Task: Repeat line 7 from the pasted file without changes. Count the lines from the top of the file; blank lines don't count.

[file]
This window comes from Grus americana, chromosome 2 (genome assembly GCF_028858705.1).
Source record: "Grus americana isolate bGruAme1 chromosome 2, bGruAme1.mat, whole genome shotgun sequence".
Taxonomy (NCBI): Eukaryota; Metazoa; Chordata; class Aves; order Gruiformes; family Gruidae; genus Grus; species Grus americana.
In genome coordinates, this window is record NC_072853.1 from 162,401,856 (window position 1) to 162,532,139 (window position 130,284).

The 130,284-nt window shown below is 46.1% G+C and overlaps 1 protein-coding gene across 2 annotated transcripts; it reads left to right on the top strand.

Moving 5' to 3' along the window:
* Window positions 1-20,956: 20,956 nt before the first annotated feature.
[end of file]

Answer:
* Window positions 1-20,956: 20,956 nt before the first annotated feature.